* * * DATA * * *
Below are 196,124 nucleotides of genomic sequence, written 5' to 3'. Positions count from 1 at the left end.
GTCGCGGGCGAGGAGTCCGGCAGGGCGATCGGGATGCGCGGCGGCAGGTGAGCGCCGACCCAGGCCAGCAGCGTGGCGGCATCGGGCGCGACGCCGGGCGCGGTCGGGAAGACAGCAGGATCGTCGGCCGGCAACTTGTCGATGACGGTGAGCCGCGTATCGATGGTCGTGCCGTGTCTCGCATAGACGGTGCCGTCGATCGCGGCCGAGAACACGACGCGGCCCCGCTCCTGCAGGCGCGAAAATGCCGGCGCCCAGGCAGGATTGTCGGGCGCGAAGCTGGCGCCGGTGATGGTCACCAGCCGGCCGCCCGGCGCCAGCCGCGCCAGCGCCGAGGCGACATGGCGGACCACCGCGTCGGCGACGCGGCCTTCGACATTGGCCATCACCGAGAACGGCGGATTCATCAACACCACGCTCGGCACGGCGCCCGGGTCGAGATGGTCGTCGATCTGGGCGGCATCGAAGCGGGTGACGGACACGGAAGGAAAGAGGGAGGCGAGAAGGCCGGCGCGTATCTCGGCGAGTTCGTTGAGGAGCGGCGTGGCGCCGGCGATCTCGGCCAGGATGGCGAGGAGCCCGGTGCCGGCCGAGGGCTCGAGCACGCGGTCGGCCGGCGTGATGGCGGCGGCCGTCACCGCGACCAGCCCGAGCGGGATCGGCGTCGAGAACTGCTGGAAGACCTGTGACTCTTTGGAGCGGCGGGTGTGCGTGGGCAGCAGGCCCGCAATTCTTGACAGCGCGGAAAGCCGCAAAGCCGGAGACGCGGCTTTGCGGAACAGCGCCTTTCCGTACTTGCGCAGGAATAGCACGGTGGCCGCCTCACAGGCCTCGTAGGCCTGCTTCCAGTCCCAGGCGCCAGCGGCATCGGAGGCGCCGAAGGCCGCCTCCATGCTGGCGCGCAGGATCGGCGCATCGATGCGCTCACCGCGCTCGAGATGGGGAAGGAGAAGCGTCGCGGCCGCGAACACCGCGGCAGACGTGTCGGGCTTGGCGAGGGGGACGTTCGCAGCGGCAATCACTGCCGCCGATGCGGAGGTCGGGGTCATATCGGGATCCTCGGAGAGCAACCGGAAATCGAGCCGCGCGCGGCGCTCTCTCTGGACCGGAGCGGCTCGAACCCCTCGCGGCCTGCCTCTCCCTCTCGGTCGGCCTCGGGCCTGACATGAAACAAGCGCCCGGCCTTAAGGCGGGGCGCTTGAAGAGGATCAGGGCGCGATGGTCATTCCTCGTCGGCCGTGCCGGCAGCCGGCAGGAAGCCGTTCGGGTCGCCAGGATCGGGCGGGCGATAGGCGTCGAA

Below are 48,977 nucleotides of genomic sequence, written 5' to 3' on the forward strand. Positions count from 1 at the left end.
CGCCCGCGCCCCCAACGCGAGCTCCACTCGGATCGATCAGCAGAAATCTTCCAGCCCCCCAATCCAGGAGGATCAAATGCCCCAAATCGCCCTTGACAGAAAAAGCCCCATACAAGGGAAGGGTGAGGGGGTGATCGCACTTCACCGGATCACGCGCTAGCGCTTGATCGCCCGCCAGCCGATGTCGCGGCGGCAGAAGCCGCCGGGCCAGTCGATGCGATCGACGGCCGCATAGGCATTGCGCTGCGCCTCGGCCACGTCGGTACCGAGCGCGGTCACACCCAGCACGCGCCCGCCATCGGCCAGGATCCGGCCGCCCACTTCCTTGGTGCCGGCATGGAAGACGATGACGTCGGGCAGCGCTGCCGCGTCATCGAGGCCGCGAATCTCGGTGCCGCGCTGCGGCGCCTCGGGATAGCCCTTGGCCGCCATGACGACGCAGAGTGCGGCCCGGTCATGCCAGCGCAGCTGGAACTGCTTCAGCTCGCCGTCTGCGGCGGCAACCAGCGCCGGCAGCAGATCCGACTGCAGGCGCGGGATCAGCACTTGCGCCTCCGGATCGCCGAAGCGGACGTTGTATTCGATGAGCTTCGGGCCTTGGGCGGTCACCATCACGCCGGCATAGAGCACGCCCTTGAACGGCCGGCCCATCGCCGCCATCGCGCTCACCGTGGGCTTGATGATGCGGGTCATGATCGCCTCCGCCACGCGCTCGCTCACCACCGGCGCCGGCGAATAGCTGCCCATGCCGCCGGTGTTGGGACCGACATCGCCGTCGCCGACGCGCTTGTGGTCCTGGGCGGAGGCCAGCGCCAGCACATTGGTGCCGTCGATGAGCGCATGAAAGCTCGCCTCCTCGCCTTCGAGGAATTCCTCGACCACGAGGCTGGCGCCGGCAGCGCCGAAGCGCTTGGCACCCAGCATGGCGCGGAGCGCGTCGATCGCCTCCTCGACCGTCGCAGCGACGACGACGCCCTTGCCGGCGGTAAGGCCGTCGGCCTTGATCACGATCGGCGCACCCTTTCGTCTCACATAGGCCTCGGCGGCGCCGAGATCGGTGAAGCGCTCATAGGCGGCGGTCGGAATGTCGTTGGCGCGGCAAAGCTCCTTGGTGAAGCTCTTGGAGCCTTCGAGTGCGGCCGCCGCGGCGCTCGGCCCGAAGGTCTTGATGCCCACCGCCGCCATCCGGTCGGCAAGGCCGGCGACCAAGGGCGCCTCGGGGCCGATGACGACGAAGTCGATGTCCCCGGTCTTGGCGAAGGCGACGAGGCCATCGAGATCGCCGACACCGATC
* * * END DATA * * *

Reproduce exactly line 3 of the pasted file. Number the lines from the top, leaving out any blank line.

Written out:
Below are 48,977 nucleotides of genomic sequence, written 5' to 3' on the forward strand. Positions count from 1 at the left end.